Those who left returned to Rawlins County (Atwood) for the winter, one which proved to be an especially harsh and deadly one.  Instead of returning, residents decided to remain in Atwood and Voltaire began to decline.  In 1889 the post office was closed and the town vacated by the Kansas legislature.

Today the towns of Goodland (still the county seat) and Kanorado remain; Ruleton is a small unincorporated community.

Everyone have a great day — someday it will be history!

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© Sharon Hall (History Depot), 2014.
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Tombstone Tuesday: Lieutenant Nathaniel Bowditch (Part One)

NathanielBowditch     Nathaniel Bowditch (pronounced bau-ditch) was born to parents Dr. Henry Ingersoll and Olivia Jane Yardley Bowditch on December 6, 1839.  As noted in the memoir written by his father, Memorial of Nathaniel Bowditch, he “received his grandsire’s name because he was the first grandson born.”  His grandfather was a renowned early American mathematician who specialized in maritime navigation.  More on Nathaniel the grandfather in this week’s Surname Saturday article.

Nathaniel, a well-behaved child, began school between the ages of four and five.  His teacher remembered his “pleasant deportment, his affectionate disposition, his thoughtfulness of the comfort of others, his obedience, and his gentleness.”  At one point, however, his mother thought his gentle spirit would prevent him from being able to defend himself later in life – after one incident he had run to his mother and said, “I hate to fight.”

Following his early schooling, Nathaniel entered Dr. Charles Kraitsir’s school in Boston which emphasized the structure and historical development of language.  After two years there he entered public grammar school, followed by a private school and then spent six years under an uncle’s tutelage.  By that time, Nathaniel’s father was ready for him to continue his educational pursuits at the Lawrence Scientific School, founded by Albert Lawrence and the precursor to Harvard’s School of Engineering and Applied Sciences.

In September of 1858 he entered the school for a three-year course of study.  Henry believed it would prepare his son for a career in medicine, and Nathaniel diligently studied — in the words of his father, “with an intense love of his work, Nat devoted himself, day after day, to learn thoroughly everything that could be acquired concerning the structure of the class of the animal kingdom, to which he was devoting himself.”

He spent hours studying zoology and performing minute dissections, something that would be useful should be become a surgeon.  His father reflected on his skills later, believing that, although it might have seemed absurd to some, Nathaniel “actually wielded the sabre on the fatal field of Kelley’s Ford in a more effective manner, in consequence of the hours and days of quiet labor passed at the feet of the great naturalist.”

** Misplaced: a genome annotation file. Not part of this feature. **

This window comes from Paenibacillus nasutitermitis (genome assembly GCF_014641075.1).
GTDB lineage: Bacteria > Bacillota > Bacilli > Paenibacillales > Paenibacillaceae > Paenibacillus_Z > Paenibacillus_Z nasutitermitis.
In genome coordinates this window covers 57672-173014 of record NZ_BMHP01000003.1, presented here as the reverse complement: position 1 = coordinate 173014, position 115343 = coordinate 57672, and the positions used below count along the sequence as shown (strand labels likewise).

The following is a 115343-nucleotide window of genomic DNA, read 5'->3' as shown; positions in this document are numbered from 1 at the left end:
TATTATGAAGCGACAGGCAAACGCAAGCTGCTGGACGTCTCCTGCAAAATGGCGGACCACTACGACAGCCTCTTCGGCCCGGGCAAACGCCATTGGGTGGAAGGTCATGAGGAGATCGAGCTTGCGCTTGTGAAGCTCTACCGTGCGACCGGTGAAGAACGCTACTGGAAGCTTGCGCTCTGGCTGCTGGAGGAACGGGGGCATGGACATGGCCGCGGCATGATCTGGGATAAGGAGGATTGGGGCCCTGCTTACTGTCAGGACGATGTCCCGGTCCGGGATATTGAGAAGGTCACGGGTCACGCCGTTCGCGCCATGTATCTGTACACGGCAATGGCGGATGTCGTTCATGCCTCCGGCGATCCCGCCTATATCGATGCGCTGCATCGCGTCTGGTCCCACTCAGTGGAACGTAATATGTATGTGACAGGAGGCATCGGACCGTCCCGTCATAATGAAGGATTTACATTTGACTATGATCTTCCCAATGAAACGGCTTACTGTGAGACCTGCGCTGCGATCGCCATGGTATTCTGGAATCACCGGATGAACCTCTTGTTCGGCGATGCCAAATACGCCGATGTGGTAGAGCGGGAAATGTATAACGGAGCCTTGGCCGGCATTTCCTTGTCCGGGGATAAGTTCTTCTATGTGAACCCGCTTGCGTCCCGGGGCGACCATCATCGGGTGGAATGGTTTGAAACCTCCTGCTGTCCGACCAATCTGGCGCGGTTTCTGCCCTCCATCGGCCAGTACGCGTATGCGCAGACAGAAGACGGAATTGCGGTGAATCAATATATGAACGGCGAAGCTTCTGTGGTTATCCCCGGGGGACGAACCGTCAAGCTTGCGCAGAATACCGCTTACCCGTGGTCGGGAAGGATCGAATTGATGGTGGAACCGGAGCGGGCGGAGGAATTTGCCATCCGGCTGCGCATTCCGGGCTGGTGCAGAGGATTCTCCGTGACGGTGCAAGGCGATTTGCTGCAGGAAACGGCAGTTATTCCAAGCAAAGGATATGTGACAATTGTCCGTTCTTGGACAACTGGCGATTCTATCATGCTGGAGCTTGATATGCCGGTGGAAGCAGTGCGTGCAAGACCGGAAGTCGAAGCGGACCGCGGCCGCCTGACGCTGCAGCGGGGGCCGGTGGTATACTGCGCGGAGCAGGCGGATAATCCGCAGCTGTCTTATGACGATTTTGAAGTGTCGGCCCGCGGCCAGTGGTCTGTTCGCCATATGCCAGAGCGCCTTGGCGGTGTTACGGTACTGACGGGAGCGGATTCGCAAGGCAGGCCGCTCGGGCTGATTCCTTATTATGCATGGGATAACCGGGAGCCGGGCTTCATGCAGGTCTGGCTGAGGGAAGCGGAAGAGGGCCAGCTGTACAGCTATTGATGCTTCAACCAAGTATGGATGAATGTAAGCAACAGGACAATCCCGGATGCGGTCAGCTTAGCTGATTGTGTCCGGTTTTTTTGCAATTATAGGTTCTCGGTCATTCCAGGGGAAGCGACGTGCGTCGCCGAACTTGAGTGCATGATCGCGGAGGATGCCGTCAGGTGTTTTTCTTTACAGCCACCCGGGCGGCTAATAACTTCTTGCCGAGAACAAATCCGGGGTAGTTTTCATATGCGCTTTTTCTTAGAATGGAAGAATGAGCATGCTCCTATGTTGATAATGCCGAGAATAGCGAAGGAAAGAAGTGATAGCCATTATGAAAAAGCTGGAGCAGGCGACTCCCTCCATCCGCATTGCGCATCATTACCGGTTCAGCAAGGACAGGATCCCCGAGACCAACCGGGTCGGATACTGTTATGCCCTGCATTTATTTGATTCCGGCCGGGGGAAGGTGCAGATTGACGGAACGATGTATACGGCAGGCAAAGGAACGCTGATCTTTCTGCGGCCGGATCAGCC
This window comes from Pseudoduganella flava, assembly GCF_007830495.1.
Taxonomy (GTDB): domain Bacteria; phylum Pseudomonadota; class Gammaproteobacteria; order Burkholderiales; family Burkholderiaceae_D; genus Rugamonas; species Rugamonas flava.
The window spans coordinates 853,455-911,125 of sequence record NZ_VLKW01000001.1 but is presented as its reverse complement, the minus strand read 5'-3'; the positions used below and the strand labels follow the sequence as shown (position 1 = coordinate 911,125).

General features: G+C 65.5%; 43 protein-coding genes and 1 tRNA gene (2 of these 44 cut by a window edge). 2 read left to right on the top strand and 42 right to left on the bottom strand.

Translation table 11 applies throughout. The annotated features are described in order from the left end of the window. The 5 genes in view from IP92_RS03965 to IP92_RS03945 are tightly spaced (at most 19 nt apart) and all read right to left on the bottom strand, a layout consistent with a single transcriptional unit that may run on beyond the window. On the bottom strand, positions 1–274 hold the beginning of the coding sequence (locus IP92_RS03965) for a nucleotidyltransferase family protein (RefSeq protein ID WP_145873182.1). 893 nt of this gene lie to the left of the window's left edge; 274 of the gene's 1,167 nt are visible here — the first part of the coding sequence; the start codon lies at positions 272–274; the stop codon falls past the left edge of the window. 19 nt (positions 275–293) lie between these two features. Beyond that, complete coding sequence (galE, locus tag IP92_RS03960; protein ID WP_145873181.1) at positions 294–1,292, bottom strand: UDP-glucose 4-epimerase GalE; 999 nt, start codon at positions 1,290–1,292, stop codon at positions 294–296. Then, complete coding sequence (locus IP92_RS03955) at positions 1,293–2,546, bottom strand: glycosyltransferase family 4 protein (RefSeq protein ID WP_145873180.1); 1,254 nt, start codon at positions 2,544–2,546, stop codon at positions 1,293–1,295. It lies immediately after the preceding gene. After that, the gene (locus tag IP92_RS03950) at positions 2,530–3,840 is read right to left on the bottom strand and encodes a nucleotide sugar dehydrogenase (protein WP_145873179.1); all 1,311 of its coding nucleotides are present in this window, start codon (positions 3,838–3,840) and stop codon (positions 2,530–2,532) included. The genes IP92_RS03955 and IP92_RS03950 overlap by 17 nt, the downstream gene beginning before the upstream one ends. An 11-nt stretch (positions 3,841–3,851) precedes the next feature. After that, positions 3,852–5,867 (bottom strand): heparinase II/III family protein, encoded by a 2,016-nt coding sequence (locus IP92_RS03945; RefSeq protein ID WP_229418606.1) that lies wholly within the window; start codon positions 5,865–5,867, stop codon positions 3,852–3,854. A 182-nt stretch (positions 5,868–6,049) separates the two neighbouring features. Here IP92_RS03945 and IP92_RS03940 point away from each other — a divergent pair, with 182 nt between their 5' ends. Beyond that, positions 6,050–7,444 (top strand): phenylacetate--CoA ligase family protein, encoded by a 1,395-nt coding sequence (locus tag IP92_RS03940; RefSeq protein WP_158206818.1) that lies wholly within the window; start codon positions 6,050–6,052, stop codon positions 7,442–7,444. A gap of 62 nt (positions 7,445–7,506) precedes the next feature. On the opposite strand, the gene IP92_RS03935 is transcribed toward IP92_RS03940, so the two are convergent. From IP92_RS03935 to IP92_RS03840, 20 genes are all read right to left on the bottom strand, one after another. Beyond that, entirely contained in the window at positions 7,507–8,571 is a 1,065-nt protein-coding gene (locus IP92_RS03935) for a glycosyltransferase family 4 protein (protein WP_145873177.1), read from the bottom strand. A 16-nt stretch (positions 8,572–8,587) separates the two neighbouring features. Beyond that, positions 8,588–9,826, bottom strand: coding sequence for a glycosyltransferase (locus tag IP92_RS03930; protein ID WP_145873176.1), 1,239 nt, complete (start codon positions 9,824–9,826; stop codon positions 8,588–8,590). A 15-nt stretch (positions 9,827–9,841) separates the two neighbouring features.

In September of 1861 Nathaniel formally entered the study of medicine, intending to devote an entire year to the study of human anatomy and physiology.  In addition to his studies, he began following Henry’s medical cases and visiting Massachusetts General Hospital on Saturdays to observe surgeries.  Henry, of course, swelled with pride at his son’s accomplishments and none more so than the observation that “a deep religious feeling had been for months stealing over him, and high principle seemed to be his guiding star.”

After Fort Sumter’s fall in April of 1861, Nathaniel had considered joining the cause but an accident prevented him from joining the Second Massachusetts Regiment.  His parents were, understandably, relieved since although proud of his patriotism were not eager for him to “offer himself as a champion, and possible as a martyr, to the cause.”

Everything would change, however, about two months after he entered medical school.  On October 22, 1861 devastating news came of the carnage at Ball’s Bluff, a humiliating defeat for the Union in Loudoun County, Virginia.  Lieutenant William Lowell Putnam, a former classmate of Nathaniel’s, died in that battle, his death affecting Nathaniel profoundly.  “Nat felt that the die was cast, that his own hour had come.”  He calmly and assuredly announced his intentions to his family: “I have decided to go, because I have made up my mind that it is my duty to do so.”

On November 5, 1861 Nathaniel Bowditch was commissioned as a Second Lieutenant of the First Regiment of Massachusetts Volunteer Cavalry by Governor John Albion Andrew.  He immediately reported for duty at Camp Meigs under the command of Colonel Robert Williams.  His transition to army life, however, was not a smooth one.

Just before he arrived at the camp, incidents of insubordination had resulted in violence in order to subdue it.  Upon his arrival, Nathaniel was ordered to return to Boston and await further orders until order was restored.  Nathaniel, as his father noted, was a lover of peace and one reluctant to resort to force.  The incident affected him to the point that upon his return home he told Henry he wasn’t fit for the task – “I can never govern men, if it be necessary to do what is now done at camp.  I must resign my commission.”

It must have pained him to do so, but Henry encouraged him to stick it out: “My boy, be of good cheer; you are new in this business.  All things will be well, I have no doubt.  You know, however, that it is not the custom for any of us to give up an important object, until we have either gained it, or have become convinced that we are unable to gain it.  Then, and not till then, do we resign. . . go ahead, trusting in the Lord.”